304. Duties of zaildars. The duties of zaildars are set forth under seven heads on the sanads (see financial commissioner’s standing order no. 21, paragraph 15, and rand revenue rule 9) which they receive on appointment. Their functions with regard to crime are within their larger spheres similar to those of headmen within their villages. They are of very great importance, but this is not the place to describe them. Like lambardars, they are bound to aid in all sorts of revenue work, and to report when geovernment buildings, roads or boundary marks are out of repair. when called to do so they notify throughput their zails all govt. orders, and use their personal influence to secure prompt compliance with them. While abstaining from personal interference with the work of lambardars and patwaris, it is their duty to see that they perform ir properly, and to inform the authorities of any failure to do so. Forbidden to intermeddle of their own motion with cases pending in the law courts, they can sometimes be employed with advantage as conciliators, or in making preliminary enquiries into criminal complaints, which appeared to be probably the exaggerated reflections of petty village or family quarrels. It is incumbent on zaildars “ to see that the headmen ….. of the zail perform their duties properly (see land revenue rule 9 ii) including of course the duty of paying in land revenue promptly. But a discreet use should be made of the rule, and zaildars ought not to be employed as if they were peons. More especially they should neither be ordered themselves to collect any sums due to govt. nor permitted to take land revenue collected by lambardars to the tahsil.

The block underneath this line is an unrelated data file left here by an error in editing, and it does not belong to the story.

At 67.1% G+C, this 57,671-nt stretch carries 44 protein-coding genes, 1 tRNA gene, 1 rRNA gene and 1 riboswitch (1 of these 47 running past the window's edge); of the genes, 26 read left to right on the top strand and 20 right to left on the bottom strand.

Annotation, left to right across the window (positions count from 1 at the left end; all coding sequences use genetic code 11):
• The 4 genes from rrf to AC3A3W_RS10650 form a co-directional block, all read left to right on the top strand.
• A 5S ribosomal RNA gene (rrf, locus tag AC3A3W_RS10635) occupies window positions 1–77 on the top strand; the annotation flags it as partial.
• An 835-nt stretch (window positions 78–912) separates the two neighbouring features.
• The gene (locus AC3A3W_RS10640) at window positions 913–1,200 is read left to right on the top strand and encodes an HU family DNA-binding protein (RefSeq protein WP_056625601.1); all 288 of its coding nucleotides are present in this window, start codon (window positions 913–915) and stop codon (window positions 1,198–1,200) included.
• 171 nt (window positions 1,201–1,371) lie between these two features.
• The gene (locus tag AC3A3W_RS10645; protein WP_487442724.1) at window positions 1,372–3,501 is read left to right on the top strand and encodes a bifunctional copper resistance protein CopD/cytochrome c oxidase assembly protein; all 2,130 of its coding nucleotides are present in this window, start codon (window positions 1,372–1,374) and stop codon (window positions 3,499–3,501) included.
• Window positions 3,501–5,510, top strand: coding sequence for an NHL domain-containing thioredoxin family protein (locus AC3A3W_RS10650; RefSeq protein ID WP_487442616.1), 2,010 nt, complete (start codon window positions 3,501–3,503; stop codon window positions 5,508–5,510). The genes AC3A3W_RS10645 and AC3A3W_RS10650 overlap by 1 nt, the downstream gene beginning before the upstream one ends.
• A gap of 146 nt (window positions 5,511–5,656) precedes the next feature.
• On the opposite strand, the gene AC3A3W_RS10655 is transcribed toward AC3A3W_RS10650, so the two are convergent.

305. Duty of attendance on officers visiting their zails. They must attend on govt. officers who pass through their zails, this is a duty which is usually cheerfully performed, and which should always be enforced. A deputy commissioner ‘s should try to see all his zaildars at least once a year in or near their zails, and should encourage them to visit him from time to time at headquarters. If they find that the district officer talks freely to them on matters of local interest, and encourages a frank expression of their views, they are sure to value these opportunities of meeting him.
306. Percentage of land revenue allotted for remuneration of zaildars an inamaders. For the remuneration of zaildars a sum os set aside out of the land revenue amounting usually to 1 percent. If inamdars, as well as zailsars, are appointed an additional ¼ per cent is allowed. This deduction is made from assigned, as well as from khalsa, revenue. In the case of assigned revenue, the higher contribution that can legally be taken is 1 ½ per cent. But the usual rate s 1 ¼ per cent as noted above, and more than ¼ per cent should not be devoted to the remuneration of inamdars. ( section 28 (2) of act xvii of 1887. Land revenue rules 3 and 11 financial commissioner’s standing order no. 21)